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Criminal Jury Instructions

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8.6-4  Inciting to Riot -- § 53a-178

Revised to December 1, 2007

The defendant is charged [in count __] with inciting to riot.  The statute defining this offense reads in pertinent part as follows: 

a person is guilty of inciting to riot when (he/she) advocates, urges or organizes six or more persons to engage in tumultuous and violent conduct of a kind likely to cause public alarm.

For you to find the defendant guilty of this charge, the state must prove the following elements beyond a reasonable doubt:

Element 1 - Incitement
The first element is that the defendant advocated, urged or organized six or more persons.

Element 2 - Tumultuous and violent conduct
The second element is that the defendant advocated, urged or organized the other persons to engage in tumultuous and violent conduct of a kind likely to cause public alarm.  "Tumultuous and violent conduct" means conduct that actually involves physical violence or portends imminent physical violence.1  "Alarm" means a fear caused by the sudden realization of danger.  "Public alarm" is when such a fear is created in a public area and affects a large number of people in that area.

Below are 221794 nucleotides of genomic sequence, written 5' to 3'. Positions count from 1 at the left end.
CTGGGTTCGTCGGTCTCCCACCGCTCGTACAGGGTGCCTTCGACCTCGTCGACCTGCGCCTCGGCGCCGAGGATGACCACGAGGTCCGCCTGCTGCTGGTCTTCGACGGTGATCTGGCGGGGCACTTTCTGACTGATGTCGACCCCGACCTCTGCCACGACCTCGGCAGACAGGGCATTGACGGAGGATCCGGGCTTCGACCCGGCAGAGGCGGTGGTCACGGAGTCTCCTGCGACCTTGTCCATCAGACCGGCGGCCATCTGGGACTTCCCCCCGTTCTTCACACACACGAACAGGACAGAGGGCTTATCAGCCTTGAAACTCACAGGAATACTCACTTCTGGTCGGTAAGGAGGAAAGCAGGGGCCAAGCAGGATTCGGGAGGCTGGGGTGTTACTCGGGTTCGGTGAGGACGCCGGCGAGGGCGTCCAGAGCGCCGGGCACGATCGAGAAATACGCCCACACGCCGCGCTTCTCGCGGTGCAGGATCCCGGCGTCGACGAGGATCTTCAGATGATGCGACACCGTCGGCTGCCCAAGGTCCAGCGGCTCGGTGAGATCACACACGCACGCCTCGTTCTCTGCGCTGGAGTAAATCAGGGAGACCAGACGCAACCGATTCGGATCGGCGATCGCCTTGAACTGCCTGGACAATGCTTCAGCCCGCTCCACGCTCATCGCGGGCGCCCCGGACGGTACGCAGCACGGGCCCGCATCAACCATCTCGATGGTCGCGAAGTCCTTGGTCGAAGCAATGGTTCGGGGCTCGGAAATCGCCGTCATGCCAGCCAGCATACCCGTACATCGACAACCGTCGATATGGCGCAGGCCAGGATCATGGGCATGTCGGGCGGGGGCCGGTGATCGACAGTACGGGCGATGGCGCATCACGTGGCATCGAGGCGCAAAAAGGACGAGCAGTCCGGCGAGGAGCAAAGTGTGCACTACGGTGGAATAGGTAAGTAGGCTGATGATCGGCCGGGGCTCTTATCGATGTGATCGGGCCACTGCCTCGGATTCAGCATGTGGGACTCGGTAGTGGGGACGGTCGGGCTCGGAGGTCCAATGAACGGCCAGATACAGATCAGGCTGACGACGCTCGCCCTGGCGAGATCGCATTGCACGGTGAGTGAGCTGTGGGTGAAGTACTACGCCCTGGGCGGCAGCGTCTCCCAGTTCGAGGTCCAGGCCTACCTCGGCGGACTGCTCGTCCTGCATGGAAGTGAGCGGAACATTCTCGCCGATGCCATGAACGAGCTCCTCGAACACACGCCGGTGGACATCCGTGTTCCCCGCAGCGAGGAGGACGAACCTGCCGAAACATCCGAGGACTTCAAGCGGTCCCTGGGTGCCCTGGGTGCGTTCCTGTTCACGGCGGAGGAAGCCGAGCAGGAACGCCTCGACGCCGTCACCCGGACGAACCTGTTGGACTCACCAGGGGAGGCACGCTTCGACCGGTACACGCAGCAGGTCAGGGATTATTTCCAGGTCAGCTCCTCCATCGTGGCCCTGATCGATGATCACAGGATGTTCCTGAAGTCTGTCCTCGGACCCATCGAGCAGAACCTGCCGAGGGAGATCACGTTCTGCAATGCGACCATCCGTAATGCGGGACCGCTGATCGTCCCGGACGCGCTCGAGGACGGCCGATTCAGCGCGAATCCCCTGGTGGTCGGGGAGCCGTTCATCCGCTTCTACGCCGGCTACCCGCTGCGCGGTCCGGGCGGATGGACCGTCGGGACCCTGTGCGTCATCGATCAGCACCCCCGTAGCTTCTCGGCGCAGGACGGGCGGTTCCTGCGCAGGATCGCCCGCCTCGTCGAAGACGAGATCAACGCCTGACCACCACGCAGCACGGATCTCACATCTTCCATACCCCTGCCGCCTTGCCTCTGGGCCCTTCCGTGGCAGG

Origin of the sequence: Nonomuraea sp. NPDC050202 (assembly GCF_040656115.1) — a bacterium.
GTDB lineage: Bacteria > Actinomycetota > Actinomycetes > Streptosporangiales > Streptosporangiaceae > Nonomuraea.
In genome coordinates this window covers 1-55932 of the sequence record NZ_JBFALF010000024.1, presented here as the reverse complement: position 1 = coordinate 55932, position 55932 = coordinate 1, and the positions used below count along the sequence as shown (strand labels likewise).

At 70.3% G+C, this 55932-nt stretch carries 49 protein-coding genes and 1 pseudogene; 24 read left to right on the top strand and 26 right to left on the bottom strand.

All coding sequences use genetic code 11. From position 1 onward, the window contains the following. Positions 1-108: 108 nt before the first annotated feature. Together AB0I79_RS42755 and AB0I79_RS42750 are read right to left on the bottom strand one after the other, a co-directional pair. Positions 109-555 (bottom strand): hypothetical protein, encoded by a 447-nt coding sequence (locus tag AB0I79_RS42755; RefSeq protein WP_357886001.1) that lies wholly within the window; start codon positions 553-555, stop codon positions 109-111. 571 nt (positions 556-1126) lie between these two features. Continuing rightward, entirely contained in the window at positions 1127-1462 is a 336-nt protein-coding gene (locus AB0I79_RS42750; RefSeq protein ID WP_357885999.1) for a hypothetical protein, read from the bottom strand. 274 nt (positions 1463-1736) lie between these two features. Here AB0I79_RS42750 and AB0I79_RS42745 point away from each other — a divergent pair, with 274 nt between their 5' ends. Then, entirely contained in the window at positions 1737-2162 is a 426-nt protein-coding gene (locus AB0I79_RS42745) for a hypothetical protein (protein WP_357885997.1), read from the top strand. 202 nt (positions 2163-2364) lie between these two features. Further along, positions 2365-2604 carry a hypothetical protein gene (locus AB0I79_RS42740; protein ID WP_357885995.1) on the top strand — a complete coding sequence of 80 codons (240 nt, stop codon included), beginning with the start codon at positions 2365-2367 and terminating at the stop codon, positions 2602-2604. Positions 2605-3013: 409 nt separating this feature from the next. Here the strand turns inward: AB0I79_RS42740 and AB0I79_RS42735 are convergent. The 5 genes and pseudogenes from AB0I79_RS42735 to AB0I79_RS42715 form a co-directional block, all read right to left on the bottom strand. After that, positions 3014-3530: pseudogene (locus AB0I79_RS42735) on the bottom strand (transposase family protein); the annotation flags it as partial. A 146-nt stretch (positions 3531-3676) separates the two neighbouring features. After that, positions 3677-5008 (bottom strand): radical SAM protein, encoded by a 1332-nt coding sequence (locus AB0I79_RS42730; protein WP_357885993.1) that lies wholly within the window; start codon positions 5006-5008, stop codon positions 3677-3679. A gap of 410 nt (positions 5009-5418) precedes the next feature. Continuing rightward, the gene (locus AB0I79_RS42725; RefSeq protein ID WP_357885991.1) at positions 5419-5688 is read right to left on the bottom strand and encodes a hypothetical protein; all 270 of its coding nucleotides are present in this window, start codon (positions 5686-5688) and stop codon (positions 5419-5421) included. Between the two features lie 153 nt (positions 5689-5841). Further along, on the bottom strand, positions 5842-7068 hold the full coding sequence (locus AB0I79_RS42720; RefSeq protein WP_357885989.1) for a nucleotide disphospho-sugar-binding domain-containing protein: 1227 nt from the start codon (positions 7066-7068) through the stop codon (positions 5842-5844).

Conclusion

In summary, the state must prove beyond a reasonable doubt that 1) the defendant advocated, urged or organized six or more persons, and 2) (he/she) advocated, urged or organized the other persons to engage in tumultuous and violent conduct of a kind likely to cause public alarm.

If you unanimously find that the state has proved beyond a reasonable doubt each of the elements of inciting to riot, then you shall find the defendant guilty.  On the other hand, if you unanimously find that the state has failed to prove beyond a reasonable doubt any of the elements, you shall then find the defendant not guilty.
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1 In State v. Indrisano, 228 Conn. 795, 811-12 (1994), a case that involved the disorderly conduct statute, § 53a-182 (a), the court construed the phrase "[e]ngages in fighting or in violent, tumultuous or threatening behavior" to refer to physical action.  See Disorderly Conduct, Instruction 8.4-8.
 


 

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